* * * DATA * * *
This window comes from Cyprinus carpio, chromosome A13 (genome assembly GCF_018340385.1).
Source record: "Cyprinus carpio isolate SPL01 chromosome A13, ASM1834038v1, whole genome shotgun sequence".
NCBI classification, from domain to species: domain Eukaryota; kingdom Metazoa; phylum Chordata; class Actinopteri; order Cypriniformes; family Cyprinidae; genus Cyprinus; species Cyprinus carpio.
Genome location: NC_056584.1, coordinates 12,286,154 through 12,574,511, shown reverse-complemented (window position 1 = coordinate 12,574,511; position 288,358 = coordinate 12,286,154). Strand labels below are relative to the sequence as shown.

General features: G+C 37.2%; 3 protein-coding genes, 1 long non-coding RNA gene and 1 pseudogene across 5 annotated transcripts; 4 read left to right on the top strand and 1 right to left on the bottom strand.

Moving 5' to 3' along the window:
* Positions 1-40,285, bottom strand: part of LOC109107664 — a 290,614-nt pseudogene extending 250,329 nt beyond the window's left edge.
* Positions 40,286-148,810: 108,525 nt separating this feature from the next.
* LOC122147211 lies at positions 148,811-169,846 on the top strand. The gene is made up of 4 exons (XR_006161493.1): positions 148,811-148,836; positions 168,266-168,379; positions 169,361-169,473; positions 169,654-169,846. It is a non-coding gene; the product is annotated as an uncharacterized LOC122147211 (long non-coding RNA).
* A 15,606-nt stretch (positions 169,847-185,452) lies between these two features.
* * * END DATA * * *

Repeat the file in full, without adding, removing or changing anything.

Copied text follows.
This window comes from Cyprinus carpio, chromosome A13 (genome assembly GCF_018340385.1).
Source record: "Cyprinus carpio isolate SPL01 chromosome A13, ASM1834038v1, whole genome shotgun sequence".
NCBI classification, from domain to species: domain Eukaryota; kingdom Metazoa; phylum Chordata; class Actinopteri; order Cypriniformes; family Cyprinidae; genus Cyprinus; species Cyprinus carpio.
Genome location: NC_056584.1, coordinates 12,286,154 through 12,574,511, shown reverse-complemented (window position 1 = coordinate 12,574,511; position 288,358 = coordinate 12,286,154). Strand labels below are relative to the sequence as shown.

General features: G+C 37.2%; 3 protein-coding genes, 1 long non-coding RNA gene and 1 pseudogene across 5 annotated transcripts; 4 read left to right on the top strand and 1 right to left on the bottom strand.

Moving 5' to 3' along the window:
* Positions 1-40,285, bottom strand: part of LOC109107664 — a 290,614-nt pseudogene extending 250,329 nt beyond the window's left edge.
* Positions 40,286-148,810: 108,525 nt separating this feature from the next.
* LOC122147211 lies at positions 148,811-169,846 on the top strand. The gene is made up of 4 exons (XR_006161493.1): positions 148,811-148,836; positions 168,266-168,379; positions 169,361-169,473; positions 169,654-169,846. It is a non-coding gene; the product is annotated as an uncharacterized LOC122147211 (long non-coding RNA).
* A 15,606-nt stretch (positions 169,847-185,452) lies between these two features.